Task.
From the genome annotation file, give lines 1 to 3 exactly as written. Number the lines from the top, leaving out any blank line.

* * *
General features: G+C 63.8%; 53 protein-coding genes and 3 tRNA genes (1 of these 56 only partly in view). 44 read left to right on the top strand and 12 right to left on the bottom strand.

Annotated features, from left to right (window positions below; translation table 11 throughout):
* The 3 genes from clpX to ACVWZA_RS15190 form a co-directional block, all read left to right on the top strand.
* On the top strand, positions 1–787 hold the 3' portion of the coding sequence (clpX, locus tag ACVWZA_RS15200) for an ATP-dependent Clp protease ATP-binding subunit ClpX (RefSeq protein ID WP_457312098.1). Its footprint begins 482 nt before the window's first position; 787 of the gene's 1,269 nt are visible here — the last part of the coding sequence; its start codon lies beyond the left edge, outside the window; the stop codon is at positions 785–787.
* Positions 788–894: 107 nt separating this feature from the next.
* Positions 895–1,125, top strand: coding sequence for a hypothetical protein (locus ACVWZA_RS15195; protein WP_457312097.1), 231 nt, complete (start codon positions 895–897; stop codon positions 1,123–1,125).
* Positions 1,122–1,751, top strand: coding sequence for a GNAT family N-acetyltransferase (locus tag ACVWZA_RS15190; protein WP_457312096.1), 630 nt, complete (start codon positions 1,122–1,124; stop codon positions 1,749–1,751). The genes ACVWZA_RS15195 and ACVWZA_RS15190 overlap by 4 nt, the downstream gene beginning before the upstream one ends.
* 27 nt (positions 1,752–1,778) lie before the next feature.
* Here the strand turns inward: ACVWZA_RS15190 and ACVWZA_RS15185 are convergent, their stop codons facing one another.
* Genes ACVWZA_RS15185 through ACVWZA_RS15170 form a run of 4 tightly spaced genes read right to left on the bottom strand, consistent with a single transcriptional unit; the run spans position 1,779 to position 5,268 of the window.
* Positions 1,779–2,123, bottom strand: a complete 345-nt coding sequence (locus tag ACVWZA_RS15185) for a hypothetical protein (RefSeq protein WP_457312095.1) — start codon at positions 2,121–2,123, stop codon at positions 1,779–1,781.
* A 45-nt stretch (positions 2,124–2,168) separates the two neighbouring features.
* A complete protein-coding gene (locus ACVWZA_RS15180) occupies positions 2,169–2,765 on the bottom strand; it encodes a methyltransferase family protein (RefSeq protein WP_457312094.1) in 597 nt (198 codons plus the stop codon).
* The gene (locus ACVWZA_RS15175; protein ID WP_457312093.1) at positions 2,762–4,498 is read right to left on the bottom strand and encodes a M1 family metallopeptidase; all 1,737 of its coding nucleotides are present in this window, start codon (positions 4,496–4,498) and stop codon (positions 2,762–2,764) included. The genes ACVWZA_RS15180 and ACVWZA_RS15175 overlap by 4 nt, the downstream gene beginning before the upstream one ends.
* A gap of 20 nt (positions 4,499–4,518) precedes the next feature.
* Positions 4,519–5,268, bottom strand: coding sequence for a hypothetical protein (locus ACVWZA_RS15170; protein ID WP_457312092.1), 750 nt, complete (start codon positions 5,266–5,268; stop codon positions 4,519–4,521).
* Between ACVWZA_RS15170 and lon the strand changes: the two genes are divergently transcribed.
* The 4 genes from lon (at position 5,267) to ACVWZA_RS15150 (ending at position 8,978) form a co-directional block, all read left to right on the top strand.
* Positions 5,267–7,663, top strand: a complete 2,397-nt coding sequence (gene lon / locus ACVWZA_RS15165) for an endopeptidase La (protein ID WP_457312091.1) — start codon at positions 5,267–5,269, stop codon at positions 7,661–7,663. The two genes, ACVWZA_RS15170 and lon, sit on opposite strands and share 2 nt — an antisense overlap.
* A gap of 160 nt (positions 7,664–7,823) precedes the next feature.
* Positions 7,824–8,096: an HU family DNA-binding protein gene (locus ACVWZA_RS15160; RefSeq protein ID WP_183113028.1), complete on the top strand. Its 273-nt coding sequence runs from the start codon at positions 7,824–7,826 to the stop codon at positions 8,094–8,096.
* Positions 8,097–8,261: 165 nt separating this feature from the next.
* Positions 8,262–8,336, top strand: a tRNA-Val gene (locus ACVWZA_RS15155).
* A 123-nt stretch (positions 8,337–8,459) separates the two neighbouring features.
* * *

General features: G+C 63.8%; 53 protein-coding genes and 3 tRNA genes (1 of these 56 only partly in view). 44 read left to right on the top strand and 12 right to left on the bottom strand.

Annotated features, from left to right (window positions below; translation table 11 throughout):
* The 3 genes from clpX to ACVWZA_RS15190 form a co-directional block, all read left to right on the top strand.